Good and Bad Exercises for Back Pain

img 0822 At Texas Neurosurgery, we are called on to surgically address many back injuries. Procedures such as microdiscectomies, laminectomies, artificial disc replacements, and others often can point back to an initial back injury as the start of the problem. 

The reality of modern life, where we spend a lot of time sitting and aren’t as physically strong, means you’re going to have back pain at some point in your life. That’s about as guaranteed as the sun coming up every day, or some lunkhead cutting you off on I-30. So, what should you do about it? Rest, of course, is necessary, particularly if the pain is acute. But there are also various exercises that can help stretch the muscles in your back in the short term and strengthen them in the long term. That will help to head off future back pain. 

Since we see patients with back pain and back damage every day at Texas Neurosurgery, we like to help our patients head off back issues before they become more serious. Toward that end, here are some exercises to do and to avoid when you have lower back pain. 

Partial crunches good, sit-ups bad 

Everyone wants a stronger core, as that will help head off future back injuries. The stronger the muscles in our lower abdomen, the more protected we are. This is particularly true now that most of us spend all day sitting at a desk. People often think sit-ups are the way to a stronger core, but they really can do more harm than good. Most people use muscles in their hips when doing sit-ups, rather than their core muscles. And sit-ups put tons of pressure on your spinal discs, and you don’t want to do that. 

Partial crunches are good, however. Lie on the floor with your knees bent and feet flat on the floor. Cross your arms over your chest or put your hands behind your neck. Tighten your stomach muscles and raise your shoulders off the floor. You want to feel as if you’re raising your face and shoulders straight upward. Hold for one second and then lower back down. Repeat up to 15 times. Keep your feet, tailbone, and lower back on the floor through this and it’ll help. 

No toe touching 

When your lower back is aching, there is a tendency to think that stretching it out by touching your toes (or at least attempting to) is good. Not so. Standing toe touches put lots of stress on your discs and the ligaments in your spine.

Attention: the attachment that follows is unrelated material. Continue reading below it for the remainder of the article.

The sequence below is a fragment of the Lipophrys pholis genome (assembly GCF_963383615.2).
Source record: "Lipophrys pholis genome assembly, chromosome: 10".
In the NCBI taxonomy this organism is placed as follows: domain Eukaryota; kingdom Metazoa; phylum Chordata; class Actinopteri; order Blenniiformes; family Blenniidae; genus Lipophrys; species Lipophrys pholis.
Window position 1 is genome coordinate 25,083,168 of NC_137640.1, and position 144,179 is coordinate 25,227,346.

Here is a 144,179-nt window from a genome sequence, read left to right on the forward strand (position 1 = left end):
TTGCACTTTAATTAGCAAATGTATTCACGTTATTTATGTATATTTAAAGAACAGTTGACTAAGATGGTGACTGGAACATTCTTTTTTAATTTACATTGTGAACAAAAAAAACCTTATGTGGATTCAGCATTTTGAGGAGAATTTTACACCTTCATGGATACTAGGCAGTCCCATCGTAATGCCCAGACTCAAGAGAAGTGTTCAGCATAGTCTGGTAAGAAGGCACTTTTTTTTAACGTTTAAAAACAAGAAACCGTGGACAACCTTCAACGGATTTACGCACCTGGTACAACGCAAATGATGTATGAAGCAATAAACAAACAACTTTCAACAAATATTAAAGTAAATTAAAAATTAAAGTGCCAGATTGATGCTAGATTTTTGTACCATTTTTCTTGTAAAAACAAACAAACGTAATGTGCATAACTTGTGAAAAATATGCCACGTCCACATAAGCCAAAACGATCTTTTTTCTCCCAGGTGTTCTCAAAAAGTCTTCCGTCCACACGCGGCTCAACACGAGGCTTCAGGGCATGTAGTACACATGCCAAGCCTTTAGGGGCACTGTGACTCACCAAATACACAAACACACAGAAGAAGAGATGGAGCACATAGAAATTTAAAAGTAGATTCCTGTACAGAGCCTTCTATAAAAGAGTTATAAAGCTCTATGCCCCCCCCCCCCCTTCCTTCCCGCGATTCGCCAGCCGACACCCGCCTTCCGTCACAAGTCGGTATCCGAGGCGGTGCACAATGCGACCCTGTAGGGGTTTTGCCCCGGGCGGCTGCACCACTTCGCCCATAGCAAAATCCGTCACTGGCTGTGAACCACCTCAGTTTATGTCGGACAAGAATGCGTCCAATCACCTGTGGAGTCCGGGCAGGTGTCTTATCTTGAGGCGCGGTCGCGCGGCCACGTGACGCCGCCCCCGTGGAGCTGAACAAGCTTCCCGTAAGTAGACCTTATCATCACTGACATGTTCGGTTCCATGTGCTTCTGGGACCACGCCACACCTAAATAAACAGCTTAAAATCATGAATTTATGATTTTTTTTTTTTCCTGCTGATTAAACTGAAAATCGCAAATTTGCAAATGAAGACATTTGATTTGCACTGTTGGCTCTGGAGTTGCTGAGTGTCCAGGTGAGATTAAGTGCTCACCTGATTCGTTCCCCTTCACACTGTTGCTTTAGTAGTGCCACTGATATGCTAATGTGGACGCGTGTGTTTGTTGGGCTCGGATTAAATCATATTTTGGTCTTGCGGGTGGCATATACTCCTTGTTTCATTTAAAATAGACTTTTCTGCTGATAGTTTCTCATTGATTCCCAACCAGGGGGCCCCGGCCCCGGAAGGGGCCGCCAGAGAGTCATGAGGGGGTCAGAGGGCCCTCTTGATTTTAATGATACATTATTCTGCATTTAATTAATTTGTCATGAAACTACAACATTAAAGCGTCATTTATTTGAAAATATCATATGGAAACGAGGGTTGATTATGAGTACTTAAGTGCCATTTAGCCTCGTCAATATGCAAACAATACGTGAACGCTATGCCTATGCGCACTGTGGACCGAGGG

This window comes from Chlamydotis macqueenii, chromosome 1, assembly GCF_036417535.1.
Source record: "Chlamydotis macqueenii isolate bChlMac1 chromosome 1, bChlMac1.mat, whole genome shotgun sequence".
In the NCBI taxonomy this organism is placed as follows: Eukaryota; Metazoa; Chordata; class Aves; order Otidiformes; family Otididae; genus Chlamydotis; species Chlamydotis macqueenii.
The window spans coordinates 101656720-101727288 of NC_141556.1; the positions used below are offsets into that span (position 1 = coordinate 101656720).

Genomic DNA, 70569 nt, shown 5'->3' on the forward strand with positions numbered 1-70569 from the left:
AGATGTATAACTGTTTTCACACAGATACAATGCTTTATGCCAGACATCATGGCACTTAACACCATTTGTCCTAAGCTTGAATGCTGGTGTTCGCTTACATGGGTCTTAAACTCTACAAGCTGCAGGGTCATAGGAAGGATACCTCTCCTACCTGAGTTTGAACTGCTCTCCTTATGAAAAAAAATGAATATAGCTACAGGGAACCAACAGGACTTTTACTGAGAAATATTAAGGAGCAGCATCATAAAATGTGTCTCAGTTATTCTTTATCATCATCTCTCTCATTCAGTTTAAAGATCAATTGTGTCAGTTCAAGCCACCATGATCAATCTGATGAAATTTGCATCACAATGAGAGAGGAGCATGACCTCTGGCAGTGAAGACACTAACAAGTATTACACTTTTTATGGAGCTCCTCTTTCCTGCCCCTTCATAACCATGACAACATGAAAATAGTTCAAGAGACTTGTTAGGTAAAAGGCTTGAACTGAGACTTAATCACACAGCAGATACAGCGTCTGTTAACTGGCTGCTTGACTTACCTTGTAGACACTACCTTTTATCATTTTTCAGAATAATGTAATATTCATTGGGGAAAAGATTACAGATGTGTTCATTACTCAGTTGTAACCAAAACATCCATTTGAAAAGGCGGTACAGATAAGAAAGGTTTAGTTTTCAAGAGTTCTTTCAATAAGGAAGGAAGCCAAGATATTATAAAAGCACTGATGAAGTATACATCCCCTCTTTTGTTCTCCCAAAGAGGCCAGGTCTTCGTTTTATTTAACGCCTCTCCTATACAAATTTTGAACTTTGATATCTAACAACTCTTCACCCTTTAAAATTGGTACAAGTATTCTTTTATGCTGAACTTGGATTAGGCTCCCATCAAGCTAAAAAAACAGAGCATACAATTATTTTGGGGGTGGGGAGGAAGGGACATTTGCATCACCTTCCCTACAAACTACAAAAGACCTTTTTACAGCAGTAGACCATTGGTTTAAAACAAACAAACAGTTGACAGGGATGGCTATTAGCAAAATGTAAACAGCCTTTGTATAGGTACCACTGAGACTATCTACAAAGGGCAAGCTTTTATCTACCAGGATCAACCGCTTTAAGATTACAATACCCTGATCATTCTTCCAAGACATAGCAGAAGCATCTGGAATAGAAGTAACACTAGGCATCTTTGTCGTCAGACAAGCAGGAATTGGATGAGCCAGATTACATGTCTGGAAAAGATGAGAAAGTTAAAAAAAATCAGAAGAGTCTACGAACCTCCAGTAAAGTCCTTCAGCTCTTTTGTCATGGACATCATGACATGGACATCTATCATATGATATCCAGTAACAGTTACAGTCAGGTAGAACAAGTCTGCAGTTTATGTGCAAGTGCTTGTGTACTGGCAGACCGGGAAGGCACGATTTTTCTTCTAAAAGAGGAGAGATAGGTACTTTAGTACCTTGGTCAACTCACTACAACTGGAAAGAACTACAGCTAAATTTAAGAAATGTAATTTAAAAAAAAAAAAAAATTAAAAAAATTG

Do hamstring stretches 

It’s better to stretch this area while lying on your back. Bend one knee and put that foot on the floor. Raise your other leg and loop a towel under the ball of your foot. Straighten your knee, slowly pulling back on the towel. You will feel a gentle stretch down the back of your leg. Hold this for 15 to 30 seconds and repeat 2 to 4 times for each leg. 

No double leg lifts 

You’ve heard that leg lifts really strengthen your core, and they do. But if your core is relatively weak, and you have back pain, lifting both legs at once puts tons of pressure on your core and can make your back pain worse. It’s better to do one leg at a time. Bend one knee and put the foot on the floor, keeping the other leg out straight on the floor. Now slowly lift the straight leg up about 6 inches and hold briefly. Repeat 10 times, and then switch legs. 

Leave the chair and sit on the wall 

Huh? Yes, sitting at a desk all day is hard, especially when you have strained a muscle in your lower back. Just getting out of the chair can make you feel like you’re about 92 years old. A wall sit is a great core strengthener. Stand 10 inches or so from the wall, then lean back until your back is flat against the wall. Slowly slide downward until your knees are bent as if you’re sitting, pressing your lower back into the wall. Hold this “sit” for a count of 10 and then slide back up to standing. Repeat up to 10 times as you’re able. 

Be a bird dog 

Start on your hands and knees. Tighten your stomach muscles and lift and extend one leg out behind you until it is straight out. Keep your hips level, just extending that leg. Hold it for 5 seconds and then go to the other leg. Do these 8 to 12 times. To make it even better, extend the opposite arm outward (see, now you’re like a pointer dog) while your leg is extended. 

These are a few exercises to help head off future minor back injuries and pain. When you have suffered a more serious injury, it’s time to call the team Texas Neurosurgery, (214) 823-2052, to schedule your consultation.

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6080 North Central Expressway Ste. 150
Dallas, TX 75206
(We sit behind the Beeman Hotel)

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